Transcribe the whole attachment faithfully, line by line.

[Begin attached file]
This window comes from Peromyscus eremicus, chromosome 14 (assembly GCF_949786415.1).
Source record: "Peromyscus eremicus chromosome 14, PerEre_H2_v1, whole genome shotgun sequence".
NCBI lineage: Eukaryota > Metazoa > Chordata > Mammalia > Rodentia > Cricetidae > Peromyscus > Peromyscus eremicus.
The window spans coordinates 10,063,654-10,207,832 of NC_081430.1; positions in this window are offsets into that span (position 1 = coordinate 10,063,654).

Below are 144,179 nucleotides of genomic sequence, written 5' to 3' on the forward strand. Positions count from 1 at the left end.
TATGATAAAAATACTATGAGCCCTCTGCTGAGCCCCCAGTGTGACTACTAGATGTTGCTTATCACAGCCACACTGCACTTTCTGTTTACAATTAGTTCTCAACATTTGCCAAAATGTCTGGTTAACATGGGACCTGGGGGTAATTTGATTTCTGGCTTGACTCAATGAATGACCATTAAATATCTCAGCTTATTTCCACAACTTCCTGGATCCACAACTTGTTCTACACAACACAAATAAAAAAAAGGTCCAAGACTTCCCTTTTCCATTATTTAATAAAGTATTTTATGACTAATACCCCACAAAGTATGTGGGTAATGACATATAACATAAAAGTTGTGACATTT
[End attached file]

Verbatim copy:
This window comes from Peromyscus eremicus, chromosome 14 (assembly GCF_949786415.1).
Source record: "Peromyscus eremicus chromosome 14, PerEre_H2_v1, whole genome shotgun sequence".
NCBI lineage: Eukaryota > Metazoa > Chordata > Mammalia > Rodentia > Cricetidae > Peromyscus > Peromyscus eremicus.
The window spans coordinates 10,063,654-10,207,832 of NC_081430.1; positions in this window are offsets into that span (position 1 = coordinate 10,063,654).

Below are 144,179 nucleotides of genomic sequence, written 5' to 3' on the forward strand. Positions count from 1 at the left end.
TATGATAAAAATACTATGAGCCCTCTGCTGAGCCCCCAGTGTGACTACTAGATGTTGCTTATCACAGCCACACTGCACTTTCTGTTTACAATTAGTTCTCAACATTTGCCAAAATGTCTGGTTAACATGGGACCTGGGGGTAATTTGATTTCTGGCTTGACTCAATGAATGACCATTAAATATCTCAGCTTATTTCCACAACTTCCTGGATCCACAACTTGTTCTACACAACACAAATAAAAAAAAGGTCCAAGACTTCCCTTTTCCATTATTTAATAAAGTATTTTATGACTAATACCCCACAAAGTATGTGGGTAATGACATATAACATAAAAGTTGTGACATTT